Frankly, there are very few differences between the program of study taken for a degree in QS''íng and a degree in CM. The core subjects are the same. The only real difference is that CM degrees are normally accredited by the CIOB whereas QS degrees are normally accredited by the RICS.
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C63AMG
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Lol.

I'd like to see someone with a CM degree measure a large civil engineering job and produce a bill of quantities, jobs are completely different, you don't learn about the numbers game in CM you learn a lot more practical oriented topics such as building science, construction technology(extended) and the building environment, whereas QS courses teach you how to do take offs(measurement) produce bill of quantities, Contractual management, whole life costing, supply chain management. There is some crossover for sure but mainly in your first year.

To answer your question, a Project Manager is a very well paid/senior position where you are in control of managing an entire project, for most people in construction this is the aspiration.It's not an entry level job like a QS or a CM you have to prove your worth in a firm and be chosen for the responsibility.

I would say (i'm QS so take my opinion with a pinch of salt as i'm biased) i know more PM's which are previous QS' than CM's, CM is a bit of a vague role and if you're okay with the numbers, i think that Quantity Surveying is the "best choice" (subjective).

hope that helps.
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Houssam23
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Hi guys

I want your advice, i have an offer for commercial manager position in project management field. Currently i m a cost controller and i m responsible on the project cost in terms of project budget work structure breakdown and feasibilty plan. I m thinking to take the position but i m afraid that it will hurt mycarrer as i m from finance background and i have an experience around 8 years in accounting and auditing field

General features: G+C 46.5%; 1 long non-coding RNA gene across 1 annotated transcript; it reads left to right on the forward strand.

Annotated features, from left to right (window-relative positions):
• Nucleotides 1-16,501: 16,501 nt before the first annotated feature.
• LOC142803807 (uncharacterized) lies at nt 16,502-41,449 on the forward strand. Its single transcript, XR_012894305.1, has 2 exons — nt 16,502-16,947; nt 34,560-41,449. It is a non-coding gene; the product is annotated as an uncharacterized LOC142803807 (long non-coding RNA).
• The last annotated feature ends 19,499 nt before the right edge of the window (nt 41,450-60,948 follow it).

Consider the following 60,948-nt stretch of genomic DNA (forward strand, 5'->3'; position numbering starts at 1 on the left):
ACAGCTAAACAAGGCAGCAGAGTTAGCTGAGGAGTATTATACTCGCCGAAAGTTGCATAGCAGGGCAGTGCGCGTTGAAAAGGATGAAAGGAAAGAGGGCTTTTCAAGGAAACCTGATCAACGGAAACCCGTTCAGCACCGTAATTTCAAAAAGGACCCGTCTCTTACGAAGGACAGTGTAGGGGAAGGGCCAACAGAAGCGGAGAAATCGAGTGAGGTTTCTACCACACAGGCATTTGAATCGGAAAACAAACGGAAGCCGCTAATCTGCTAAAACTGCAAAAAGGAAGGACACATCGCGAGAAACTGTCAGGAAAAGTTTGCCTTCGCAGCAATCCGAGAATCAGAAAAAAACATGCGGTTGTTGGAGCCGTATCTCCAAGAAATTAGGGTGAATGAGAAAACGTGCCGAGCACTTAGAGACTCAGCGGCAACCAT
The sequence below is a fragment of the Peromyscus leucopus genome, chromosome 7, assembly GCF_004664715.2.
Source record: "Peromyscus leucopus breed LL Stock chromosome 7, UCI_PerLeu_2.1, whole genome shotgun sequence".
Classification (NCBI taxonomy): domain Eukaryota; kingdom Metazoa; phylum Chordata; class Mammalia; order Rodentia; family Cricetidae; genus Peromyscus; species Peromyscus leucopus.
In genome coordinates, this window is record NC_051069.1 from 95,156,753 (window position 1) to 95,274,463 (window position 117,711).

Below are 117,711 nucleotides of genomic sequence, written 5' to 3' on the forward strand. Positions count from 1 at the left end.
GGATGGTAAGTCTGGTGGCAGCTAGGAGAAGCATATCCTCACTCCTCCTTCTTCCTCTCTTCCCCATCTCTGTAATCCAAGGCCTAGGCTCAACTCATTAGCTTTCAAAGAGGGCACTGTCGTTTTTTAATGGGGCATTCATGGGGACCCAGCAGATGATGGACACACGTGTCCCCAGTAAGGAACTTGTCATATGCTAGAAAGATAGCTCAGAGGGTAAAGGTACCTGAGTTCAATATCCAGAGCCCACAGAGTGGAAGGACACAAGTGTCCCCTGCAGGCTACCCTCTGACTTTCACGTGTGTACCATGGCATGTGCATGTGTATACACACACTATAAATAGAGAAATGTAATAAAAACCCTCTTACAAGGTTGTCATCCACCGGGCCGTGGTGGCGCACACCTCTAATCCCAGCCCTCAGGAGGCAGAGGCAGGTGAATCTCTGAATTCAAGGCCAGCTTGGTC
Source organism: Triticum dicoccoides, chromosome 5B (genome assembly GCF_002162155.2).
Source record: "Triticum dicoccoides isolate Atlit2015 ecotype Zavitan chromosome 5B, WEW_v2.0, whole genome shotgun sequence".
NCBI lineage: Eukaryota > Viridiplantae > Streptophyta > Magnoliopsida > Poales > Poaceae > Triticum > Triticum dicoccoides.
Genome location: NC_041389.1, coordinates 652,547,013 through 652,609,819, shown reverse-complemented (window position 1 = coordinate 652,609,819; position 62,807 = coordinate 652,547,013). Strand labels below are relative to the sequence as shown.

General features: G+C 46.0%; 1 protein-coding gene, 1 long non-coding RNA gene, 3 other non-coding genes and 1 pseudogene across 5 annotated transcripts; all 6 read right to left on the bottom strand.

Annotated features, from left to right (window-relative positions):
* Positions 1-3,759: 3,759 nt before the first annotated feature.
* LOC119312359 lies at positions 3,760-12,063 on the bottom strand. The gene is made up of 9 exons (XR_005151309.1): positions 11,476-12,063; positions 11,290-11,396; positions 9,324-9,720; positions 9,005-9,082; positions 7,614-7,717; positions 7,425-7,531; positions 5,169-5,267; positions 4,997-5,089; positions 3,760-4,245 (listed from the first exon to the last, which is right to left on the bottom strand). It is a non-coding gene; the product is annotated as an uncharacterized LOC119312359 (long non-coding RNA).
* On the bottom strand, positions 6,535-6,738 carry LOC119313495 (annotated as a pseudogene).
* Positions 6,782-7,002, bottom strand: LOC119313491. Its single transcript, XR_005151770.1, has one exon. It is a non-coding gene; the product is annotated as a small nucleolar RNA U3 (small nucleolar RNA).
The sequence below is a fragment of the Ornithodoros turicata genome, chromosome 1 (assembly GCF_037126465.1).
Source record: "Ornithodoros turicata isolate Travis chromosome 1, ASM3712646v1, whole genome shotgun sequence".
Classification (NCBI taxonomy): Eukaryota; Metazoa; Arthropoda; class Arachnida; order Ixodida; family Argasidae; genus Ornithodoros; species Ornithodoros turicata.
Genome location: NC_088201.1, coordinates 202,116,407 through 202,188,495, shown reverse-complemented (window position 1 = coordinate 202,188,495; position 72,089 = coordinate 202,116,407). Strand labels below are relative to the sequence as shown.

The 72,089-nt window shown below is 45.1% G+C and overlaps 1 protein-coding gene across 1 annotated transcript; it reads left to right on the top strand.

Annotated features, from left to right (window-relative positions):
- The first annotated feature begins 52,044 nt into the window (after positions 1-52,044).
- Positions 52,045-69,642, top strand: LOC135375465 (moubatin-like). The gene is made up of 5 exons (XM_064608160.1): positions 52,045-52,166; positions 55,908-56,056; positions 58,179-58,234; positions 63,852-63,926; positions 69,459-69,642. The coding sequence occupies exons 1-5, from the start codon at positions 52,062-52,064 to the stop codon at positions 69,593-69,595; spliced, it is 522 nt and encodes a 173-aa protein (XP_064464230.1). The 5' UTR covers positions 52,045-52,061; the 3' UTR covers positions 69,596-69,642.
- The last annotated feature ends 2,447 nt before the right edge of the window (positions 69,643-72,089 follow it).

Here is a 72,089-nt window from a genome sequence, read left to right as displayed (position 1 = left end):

So what do you think
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Aidan804
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Hello, I am finished my A levels and waiting my results in August. I am stuck between two course which are Quantity Surveying and Design with technology.
I would like to know what the WS course is like? What are the job opportunities like after wards? And how is the pay?
For design and technology I would like to know the same questions also and does it involve much computer work? And what jobs are you likely to get after?
Thanks
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Aidan804
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(Original post by garethwoods91)
I'm currently in my final 5 weeks of my BSc Hons Construction Engineering & Management degree at University of Ulster. With the introduction of BIM, an ever increasing emphasis on sustainable development and with construction companies becoming increasingly competitive in the current financial climate in order to make money companies call for greater emphasis on project management as better management results in a smoother project, which should result in a greater profit margin.
I have enjoyed every minute of the course and cannot wait to get onto site and put what I've learnt into action, and of course start real learning.

Construction is a brilliant route to take as the possibilities as to how far you go depend on how hard you work, and the technologies are evolving constantly.
Have a think to yourself, would you rather be involved in the more mathematical orientated QS side, or be involved in a more people/time based job.

What ever you do, give it your best shot!
Hello, I am finished my A levels and waiting my results in August. I am stuck between two course which are Quantity Surveying and Design with technology.I would like to know what the WS course is like? What are the job opportunities like after wards? And how is the pay?For design and technology I would like to know the same questions also and does it involve much computer work? And what jobs are you likely to get after?Thanks